"How much rent can I afford?" It's a balance of financial goals and personal boundaries.
Essentially, what you pay in rent is the product of your income and your preferences.
The traditional answer to the question about how much to spend on rent is "no more than one third of your take home pay." To us, that's completely arbitrary. What if you have a baby? What if you have lots of student loans? What if you absolutely don't want to live with roommates? There's no way that a blanket statement makes sense for everyone.
It's all about balance!
Start by listing your financial goals and personal boundaries.
Heads up! You may find that these two interests contradict one another — for example, if you want to maximize savings, but you can't live with roommates. Getting firm on your priorities will help you feel more confident in the rent budget you determine.
Typically, financial goals boil down to a target amount of monthly savings. Let's take a look at Boston as an example, since it's the city I know best in terms of monthly costs. Let's say you're making $50,000/year in Boston — that's about $4,200/month gross income. Now we'll subtract all other costs (excluding rent):
- Taxes, FICA, health insurance, etc. (~35%): $2,700
- Student loans (~$300): $2,400
- Gas (for car), subway, bus, etc. ($100): $2,300
- Groceries ($400): $1,900
- Utilities ($50): $1,850
- Internet/Cable ($75): $1,775
So, the rough amount of disposable income someone earning $50,000/year in Boston has after primary expenditures is around $1,800/month — and that doesn't include entertainment, nightlife, vacations, etc.
In a city like Boston, if this person wants to save any money at all, it's almost a certainty that they'll need to live with roommates — the average price for a 1-bedroom apartment is just about $1,800.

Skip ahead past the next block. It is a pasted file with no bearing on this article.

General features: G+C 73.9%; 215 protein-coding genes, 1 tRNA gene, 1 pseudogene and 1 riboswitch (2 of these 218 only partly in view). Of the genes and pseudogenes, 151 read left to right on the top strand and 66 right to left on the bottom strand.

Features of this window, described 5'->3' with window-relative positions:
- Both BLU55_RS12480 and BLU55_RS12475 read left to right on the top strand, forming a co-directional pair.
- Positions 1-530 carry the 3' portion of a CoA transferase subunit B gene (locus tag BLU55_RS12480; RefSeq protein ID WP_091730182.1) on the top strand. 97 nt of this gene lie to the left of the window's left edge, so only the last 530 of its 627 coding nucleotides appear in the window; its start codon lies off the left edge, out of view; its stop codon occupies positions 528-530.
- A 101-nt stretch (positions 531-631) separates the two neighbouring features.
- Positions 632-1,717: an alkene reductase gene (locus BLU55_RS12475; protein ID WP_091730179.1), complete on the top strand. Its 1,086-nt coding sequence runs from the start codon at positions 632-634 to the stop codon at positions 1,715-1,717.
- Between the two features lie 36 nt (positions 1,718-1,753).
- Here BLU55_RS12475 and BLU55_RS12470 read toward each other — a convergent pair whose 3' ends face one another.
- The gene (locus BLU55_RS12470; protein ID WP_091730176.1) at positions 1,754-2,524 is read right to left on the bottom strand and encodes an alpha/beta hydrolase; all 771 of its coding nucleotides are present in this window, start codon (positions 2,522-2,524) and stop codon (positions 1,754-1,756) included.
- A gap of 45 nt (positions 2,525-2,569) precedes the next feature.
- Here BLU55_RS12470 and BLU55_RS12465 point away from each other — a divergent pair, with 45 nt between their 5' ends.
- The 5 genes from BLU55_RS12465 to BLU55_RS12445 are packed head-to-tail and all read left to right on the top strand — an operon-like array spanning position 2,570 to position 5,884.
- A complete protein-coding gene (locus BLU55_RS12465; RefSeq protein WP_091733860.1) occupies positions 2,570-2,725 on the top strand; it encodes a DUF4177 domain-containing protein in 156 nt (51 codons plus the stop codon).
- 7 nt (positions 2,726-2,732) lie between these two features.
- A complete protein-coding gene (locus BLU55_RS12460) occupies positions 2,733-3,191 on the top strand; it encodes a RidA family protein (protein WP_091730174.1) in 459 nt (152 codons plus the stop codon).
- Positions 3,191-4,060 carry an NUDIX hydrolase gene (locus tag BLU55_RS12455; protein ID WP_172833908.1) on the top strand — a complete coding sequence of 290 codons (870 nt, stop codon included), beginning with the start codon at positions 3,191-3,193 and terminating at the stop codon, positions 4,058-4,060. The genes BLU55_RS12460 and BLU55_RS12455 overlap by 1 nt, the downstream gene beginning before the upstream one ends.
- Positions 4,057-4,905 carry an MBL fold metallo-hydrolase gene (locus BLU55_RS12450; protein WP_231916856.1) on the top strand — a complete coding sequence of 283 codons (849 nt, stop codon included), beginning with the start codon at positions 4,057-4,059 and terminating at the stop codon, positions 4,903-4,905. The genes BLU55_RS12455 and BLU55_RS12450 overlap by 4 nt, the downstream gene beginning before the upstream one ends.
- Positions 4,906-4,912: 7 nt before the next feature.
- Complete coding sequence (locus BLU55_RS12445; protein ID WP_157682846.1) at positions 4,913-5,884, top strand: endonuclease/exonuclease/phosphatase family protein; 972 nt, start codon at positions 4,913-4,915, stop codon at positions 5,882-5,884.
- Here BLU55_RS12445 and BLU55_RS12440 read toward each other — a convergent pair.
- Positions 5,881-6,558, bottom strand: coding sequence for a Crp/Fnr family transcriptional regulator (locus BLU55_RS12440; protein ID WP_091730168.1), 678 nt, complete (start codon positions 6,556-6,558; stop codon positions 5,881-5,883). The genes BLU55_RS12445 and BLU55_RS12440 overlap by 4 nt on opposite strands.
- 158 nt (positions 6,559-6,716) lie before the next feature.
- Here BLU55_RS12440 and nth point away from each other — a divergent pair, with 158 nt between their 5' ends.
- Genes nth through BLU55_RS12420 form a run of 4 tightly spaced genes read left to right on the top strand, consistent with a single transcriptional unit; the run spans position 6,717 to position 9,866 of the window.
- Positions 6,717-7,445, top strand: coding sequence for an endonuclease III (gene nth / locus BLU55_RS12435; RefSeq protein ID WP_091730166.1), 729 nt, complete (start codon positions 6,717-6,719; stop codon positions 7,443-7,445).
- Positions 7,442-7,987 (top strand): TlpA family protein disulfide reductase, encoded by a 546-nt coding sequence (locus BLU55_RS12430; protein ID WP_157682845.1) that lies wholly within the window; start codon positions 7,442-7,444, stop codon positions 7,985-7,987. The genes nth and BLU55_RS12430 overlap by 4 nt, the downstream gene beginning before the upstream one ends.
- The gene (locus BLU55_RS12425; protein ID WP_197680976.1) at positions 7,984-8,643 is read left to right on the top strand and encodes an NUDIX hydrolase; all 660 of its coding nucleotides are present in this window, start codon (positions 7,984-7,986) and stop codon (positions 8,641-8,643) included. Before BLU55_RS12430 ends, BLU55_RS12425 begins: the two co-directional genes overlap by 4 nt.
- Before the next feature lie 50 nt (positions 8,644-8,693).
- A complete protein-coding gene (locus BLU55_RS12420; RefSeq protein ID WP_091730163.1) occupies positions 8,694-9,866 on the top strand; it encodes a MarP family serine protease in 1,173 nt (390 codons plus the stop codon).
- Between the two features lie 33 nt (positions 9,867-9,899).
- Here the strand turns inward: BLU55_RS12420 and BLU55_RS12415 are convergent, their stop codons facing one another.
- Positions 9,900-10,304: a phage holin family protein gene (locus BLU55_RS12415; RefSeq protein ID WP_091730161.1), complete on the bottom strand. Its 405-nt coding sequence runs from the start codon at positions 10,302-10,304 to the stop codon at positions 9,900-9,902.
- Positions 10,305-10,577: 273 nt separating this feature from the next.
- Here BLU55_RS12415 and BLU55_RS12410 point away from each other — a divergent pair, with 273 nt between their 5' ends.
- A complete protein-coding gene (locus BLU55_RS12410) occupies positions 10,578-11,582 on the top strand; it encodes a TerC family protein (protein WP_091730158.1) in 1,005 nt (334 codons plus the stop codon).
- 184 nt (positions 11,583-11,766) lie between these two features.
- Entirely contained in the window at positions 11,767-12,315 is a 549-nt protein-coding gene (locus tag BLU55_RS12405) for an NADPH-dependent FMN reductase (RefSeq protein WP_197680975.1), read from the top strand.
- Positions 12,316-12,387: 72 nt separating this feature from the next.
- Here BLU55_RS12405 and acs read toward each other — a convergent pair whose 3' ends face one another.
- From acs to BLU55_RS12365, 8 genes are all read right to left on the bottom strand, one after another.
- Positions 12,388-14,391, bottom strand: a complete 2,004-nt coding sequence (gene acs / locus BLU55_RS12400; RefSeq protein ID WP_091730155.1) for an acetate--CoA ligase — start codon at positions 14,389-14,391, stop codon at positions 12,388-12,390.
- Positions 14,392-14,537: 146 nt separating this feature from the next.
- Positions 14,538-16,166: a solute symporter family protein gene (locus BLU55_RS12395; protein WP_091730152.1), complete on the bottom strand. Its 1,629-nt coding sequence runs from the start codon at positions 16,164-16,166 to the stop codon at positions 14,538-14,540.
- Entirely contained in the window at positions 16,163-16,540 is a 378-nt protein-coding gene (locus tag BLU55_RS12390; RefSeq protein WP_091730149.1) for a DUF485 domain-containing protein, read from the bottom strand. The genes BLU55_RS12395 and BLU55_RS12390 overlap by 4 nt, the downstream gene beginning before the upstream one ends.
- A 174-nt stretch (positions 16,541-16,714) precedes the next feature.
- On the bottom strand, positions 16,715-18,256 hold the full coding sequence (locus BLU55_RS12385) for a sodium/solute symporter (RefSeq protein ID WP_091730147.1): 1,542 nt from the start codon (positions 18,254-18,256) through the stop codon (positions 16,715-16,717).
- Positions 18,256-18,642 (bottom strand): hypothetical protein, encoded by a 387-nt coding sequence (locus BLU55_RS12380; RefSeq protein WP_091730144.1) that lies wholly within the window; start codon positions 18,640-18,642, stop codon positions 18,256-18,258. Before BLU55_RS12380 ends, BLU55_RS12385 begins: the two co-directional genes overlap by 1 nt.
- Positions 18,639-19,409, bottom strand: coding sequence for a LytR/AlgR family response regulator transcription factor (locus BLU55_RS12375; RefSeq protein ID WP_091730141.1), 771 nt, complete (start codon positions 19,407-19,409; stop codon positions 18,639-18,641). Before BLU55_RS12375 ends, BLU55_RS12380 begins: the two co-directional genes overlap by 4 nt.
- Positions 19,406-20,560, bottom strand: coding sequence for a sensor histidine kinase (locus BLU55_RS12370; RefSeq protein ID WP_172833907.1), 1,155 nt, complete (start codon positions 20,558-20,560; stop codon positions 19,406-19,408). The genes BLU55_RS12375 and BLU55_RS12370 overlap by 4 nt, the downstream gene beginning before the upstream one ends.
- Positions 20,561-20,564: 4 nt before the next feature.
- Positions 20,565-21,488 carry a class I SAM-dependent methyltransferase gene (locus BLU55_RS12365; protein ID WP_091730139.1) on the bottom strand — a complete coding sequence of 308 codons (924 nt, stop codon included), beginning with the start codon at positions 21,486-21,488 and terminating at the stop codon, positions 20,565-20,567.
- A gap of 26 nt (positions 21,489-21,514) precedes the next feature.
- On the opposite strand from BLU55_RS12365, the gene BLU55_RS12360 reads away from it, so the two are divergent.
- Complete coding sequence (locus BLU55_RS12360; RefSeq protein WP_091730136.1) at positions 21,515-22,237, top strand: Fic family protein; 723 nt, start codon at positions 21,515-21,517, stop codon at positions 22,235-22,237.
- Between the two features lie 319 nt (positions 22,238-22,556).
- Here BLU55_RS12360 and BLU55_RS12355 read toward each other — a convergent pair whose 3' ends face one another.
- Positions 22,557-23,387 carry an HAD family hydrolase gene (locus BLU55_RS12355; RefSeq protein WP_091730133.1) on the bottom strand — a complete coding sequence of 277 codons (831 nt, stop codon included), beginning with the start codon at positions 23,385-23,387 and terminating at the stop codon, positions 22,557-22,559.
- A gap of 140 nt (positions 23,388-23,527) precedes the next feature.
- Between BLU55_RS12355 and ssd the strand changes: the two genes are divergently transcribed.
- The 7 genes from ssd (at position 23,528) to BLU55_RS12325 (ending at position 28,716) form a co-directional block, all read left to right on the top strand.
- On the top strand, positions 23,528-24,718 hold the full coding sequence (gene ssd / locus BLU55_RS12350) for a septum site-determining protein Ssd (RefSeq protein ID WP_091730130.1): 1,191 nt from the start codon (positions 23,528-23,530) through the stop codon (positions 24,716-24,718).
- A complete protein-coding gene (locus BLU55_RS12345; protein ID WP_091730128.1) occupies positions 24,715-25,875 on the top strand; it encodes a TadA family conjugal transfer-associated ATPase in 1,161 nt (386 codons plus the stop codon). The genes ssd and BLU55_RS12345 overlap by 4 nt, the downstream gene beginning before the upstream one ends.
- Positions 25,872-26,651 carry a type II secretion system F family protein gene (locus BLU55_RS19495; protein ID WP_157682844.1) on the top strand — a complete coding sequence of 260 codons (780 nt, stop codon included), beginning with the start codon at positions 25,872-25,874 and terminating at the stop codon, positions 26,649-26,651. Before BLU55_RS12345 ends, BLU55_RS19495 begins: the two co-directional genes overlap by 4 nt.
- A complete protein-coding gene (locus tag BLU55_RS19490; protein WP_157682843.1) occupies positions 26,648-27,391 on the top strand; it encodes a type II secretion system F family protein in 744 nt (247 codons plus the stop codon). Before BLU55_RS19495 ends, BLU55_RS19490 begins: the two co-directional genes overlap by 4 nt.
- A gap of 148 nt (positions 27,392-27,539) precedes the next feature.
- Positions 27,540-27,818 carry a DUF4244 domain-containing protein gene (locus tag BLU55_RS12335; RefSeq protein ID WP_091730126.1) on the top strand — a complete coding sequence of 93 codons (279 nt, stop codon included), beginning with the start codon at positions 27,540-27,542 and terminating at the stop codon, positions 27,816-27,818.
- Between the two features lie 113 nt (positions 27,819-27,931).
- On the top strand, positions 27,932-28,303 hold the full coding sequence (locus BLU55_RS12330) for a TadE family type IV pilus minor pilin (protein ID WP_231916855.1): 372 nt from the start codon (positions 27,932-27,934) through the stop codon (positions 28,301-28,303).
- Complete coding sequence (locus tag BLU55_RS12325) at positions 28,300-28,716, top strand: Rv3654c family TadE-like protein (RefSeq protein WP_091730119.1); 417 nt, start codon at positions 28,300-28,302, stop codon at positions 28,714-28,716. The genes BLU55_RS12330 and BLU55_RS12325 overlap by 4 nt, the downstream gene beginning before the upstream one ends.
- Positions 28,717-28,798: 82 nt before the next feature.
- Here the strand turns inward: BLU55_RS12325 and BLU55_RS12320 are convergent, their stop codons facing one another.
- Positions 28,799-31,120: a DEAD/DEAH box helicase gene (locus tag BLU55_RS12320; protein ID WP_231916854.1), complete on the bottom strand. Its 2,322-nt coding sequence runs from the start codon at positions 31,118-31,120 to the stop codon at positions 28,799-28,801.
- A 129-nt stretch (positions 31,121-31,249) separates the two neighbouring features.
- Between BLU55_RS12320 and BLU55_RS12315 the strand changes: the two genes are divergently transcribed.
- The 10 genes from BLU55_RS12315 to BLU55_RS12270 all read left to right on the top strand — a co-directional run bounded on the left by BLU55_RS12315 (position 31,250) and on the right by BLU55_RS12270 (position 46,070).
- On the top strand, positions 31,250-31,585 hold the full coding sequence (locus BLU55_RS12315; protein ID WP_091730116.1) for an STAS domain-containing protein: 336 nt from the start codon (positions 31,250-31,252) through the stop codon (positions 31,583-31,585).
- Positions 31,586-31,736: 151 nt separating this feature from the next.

That's because there are no cheap apartments in Boston. In fact, having roommates can save you between 25-53% on your housing costs! We can help you navigate the roommate search in Boston with this article on finding roommates in Boston.
In the context of renting an apartment, personal boundaries basically breaks down into three categories: roommates, location, and space.
It's completely fair to have strict rules about your personal space. As such, there are some good questions to ask yourself about personal boundaries that will help inform where your next apartment will be and who you'll be living with (if anyone):
- Am I comfortable living with one other person? More than one?
- Am I comfortable handling a long commute on public transportation every day?
- Am I comfortable living in a quiter neighborhood that's away from the action?
- Am I comfortable living in a smaller space?
- Am I comfortable living in an apartment that doesn't allow pets?
Full disclosure, these questions are geared more towards someone who's trying to maximize their savings every month, but I figure most people fall into that category. If your goal is to save as much as possible, you can honestly cut your housing costs by 60-70% by living with 3 roommates in Medford versus trying to live by yourself close to Downtown Boston.
But again, it's all a balance!
And when you're looking for an apartment, decide whether you can afford to pay a broker’s fee or not.
For context, working with a broker in Boston — and brokers represent about 80% of available apartments in the city — typically costs one month's rent. It's definitely possible to find no fee apartments in Boston, but it's a lot harder and your options are limited, which can be stressful for some people who prefer having a bit more choice.
And feel free to read more why Boston has rental agents, brokers and fees and how that whole system works.